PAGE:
Discussion on crypto and major tech firms combine in hearing over decentralization of digital ecosystem
Blaine Luetkemeyer, a House Representative from Missouri, revisited the issue of major companies exerting control over vast swaths of the Internet, something he expressed concerns about encroaching in the crypto space.
Speaking at a Wednesday hearing on digital assets with the The House Committee on Financial Services, Luetkemeyer addressed Bitfury CEO and former Acting Comptroller of the Currency Brian Brooks in saying that major tech firms including Instagram, Facebook — now Meta — and Twitter “control people on their platforms.” Luetkemeyer asked whether this level of control could extend to undue influence for the rollout of a digital dollar.
“The point of crypto is to have true decentralization,” said Brooks. “The projects that succeed will be the projects that achieve that. Bitcoin succeeded because there were literally millions of participants in the node network, and so there is no CEO of Twitter to deplatform you, there’s no CEO of JPMorgan to take away your credit card.”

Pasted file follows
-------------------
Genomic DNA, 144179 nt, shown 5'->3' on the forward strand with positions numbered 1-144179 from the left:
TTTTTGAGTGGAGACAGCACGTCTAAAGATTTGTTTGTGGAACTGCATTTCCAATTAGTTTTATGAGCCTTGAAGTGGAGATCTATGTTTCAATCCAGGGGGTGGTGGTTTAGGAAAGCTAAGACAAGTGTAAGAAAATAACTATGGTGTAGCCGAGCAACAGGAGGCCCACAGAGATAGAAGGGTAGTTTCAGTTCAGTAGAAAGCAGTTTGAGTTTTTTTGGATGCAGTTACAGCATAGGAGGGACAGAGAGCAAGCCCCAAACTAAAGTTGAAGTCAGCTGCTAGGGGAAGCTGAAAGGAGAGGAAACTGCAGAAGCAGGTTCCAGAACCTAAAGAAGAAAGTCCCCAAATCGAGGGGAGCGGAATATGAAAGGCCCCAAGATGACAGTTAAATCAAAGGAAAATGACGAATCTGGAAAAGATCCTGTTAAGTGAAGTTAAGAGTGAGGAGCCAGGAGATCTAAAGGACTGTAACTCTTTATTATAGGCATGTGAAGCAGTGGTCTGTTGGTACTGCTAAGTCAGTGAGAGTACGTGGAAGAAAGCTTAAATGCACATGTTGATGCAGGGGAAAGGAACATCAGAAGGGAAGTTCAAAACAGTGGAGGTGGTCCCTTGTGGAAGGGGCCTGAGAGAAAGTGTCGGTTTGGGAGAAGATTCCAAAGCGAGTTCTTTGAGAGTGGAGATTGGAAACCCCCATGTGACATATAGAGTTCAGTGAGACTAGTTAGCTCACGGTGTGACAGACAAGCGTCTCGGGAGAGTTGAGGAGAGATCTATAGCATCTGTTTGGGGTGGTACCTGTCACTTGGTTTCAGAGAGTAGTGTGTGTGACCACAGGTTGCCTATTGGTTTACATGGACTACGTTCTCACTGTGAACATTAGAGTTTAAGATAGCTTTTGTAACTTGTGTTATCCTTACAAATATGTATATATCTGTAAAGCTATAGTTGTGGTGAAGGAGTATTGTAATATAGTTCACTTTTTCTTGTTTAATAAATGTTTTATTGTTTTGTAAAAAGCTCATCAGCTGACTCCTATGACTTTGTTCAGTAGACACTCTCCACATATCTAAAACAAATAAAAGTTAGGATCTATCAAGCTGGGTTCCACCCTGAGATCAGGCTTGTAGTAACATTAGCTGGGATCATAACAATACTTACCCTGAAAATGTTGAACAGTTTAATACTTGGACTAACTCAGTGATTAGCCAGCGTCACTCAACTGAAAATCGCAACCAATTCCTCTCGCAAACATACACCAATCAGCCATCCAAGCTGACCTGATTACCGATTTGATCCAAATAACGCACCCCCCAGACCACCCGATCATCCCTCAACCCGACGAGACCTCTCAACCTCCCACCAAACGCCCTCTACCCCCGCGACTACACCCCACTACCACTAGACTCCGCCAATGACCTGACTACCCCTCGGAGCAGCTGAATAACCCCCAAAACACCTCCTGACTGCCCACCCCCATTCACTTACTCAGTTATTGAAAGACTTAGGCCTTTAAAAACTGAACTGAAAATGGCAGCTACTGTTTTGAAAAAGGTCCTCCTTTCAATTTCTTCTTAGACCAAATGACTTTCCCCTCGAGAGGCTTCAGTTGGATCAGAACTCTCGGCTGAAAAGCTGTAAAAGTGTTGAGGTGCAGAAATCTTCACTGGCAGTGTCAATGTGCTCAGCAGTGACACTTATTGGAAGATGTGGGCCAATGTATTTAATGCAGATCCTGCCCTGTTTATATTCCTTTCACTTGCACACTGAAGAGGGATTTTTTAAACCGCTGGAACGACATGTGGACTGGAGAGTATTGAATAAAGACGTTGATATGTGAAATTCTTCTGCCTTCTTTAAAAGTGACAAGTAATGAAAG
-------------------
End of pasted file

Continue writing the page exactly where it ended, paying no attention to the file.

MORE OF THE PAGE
The Bitfury CEO added that he believed companies unable to meet this standard would be relegated to the “ash heap of history” — that is, lose their relevance and largely be forgotten. In his written statement to the committee, Brooks implied that a decentralized Internet would be better “than an Internet largely controlled by five big companies”:
“Crypto policy should take into account not only any new risks introduced into the system, but also the risks in the present system that are being solved by decentralization.”
For many of the lawmakers in attendance at the Digital Assets and the Future of Finance hearing, the goal seems to be gaining a greater understanding of the existing space rather than how they might be able to provide a clear regulatory framework for crypto and blockchain for the future. The six CEOs in attendance from Circle, Paxos, Coinbase Inc., Stellar Development Foundation, FTX, and Bitfury have fielded questions including those on ransomware attacks, quantum computing, and price volatility.
This story is developing and may be updated, as the House committee hearing is still ongoing.Source